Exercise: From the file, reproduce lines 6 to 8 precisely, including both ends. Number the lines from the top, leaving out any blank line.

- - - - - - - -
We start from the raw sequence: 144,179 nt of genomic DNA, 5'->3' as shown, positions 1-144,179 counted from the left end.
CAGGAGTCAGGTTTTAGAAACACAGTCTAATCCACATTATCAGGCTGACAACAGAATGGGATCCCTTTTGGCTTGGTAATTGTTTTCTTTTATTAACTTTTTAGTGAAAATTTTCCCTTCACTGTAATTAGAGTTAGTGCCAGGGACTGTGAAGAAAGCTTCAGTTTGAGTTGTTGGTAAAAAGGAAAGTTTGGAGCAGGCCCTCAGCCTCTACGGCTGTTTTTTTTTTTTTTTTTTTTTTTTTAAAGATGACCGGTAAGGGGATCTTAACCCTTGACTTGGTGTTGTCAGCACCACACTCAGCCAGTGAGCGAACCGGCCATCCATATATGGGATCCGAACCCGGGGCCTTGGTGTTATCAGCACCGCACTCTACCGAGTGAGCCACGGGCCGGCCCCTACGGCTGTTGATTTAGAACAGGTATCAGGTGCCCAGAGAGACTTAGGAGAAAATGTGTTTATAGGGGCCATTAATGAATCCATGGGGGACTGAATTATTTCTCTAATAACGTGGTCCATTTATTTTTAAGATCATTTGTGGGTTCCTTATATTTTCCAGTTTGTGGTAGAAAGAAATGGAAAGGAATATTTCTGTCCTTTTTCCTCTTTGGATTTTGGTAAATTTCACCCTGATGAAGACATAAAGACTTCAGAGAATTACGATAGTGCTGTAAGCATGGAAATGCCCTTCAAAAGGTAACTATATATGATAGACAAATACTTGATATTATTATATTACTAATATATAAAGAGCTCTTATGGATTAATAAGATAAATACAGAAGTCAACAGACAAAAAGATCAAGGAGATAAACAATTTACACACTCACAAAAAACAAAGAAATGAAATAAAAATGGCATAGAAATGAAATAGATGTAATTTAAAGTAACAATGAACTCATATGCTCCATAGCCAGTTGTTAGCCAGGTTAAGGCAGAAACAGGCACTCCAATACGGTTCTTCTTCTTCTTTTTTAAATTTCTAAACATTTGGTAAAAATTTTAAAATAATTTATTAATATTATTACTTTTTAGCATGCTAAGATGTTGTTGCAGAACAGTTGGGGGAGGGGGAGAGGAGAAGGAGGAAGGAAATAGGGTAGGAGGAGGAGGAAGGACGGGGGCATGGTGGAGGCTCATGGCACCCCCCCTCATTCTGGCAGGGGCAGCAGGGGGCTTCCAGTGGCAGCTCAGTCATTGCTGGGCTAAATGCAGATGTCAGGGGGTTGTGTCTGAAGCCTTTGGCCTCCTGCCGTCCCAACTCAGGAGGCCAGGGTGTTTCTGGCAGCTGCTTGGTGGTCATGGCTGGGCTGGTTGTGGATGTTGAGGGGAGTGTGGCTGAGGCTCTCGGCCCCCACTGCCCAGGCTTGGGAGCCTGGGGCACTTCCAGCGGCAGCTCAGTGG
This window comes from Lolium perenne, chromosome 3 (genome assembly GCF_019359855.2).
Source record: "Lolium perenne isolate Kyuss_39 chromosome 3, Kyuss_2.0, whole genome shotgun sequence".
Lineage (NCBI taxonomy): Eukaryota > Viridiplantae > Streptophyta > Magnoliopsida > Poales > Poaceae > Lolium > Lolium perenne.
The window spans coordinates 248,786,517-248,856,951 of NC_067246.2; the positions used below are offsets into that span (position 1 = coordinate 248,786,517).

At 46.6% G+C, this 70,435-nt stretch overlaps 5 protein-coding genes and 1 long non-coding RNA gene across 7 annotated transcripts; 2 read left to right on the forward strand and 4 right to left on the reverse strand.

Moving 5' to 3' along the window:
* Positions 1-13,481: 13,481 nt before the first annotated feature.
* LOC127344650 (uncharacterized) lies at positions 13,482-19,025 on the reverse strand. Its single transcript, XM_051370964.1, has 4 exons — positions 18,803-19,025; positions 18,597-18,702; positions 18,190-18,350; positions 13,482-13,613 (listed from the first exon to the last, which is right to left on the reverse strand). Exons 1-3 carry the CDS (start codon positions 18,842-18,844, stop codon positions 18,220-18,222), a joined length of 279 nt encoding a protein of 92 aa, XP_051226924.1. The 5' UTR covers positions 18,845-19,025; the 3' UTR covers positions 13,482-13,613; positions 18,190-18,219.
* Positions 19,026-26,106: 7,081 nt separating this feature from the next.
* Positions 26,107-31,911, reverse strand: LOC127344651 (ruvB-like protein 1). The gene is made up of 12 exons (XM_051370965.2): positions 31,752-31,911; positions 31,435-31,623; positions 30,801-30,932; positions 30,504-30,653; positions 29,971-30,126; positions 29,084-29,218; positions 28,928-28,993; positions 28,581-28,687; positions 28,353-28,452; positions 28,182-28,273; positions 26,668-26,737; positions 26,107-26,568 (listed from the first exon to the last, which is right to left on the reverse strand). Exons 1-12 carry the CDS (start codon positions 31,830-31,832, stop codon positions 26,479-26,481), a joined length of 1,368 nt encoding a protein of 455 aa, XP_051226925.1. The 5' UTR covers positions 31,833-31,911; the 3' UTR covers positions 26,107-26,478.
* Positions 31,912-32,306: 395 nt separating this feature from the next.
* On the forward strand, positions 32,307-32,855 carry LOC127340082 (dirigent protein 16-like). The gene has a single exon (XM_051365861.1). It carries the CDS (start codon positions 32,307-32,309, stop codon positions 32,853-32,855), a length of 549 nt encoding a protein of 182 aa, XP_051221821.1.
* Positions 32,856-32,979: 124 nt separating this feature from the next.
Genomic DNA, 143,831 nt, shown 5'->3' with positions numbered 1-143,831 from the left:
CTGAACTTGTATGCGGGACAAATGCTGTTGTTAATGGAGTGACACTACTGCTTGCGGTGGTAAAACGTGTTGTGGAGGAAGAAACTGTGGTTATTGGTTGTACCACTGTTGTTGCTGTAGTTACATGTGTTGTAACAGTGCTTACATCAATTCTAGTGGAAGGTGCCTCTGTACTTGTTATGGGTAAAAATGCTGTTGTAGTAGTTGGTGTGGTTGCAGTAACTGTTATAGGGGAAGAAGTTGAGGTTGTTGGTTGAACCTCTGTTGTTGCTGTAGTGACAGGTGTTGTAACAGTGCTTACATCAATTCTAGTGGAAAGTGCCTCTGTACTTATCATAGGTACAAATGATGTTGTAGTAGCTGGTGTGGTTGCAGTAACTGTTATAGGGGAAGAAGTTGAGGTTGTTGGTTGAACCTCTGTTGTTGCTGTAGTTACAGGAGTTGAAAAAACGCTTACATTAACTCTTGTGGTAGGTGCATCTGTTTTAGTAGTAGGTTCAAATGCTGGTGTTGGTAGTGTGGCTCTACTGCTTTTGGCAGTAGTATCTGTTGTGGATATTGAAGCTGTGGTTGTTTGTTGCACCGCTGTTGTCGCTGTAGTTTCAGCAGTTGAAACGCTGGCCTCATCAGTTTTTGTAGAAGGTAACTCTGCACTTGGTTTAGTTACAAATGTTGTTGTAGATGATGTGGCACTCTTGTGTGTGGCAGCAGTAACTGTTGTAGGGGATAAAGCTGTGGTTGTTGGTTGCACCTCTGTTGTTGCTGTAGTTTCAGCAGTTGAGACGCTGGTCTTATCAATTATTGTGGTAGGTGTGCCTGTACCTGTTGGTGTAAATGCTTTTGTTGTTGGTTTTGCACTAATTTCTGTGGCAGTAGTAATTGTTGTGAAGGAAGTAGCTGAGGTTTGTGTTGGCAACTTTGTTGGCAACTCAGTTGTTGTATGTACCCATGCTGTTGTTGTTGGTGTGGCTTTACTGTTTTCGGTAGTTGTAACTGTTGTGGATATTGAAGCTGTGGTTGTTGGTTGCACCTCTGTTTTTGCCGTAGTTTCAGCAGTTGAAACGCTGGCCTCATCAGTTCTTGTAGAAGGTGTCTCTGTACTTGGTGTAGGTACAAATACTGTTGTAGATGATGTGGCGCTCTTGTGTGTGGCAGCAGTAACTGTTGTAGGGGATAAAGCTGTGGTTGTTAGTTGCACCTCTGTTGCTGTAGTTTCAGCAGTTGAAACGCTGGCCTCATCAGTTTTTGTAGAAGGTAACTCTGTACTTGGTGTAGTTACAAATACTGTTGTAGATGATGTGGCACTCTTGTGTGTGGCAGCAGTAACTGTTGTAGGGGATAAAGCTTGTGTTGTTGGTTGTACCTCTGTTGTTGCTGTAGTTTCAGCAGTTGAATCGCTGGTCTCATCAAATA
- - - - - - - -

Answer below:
The window spans coordinates 248,786,517-248,856,951 of NC_067246.2; the positions used below are offsets into that span (position 1 = coordinate 248,786,517).

At 46.6% G+C, this 70,435-nt stretch overlaps 5 protein-coding genes and 1 long non-coding RNA gene across 7 annotated transcripts; 2 read left to right on the forward strand and 4 right to left on the reverse strand.

Moving 5' to 3' along the window: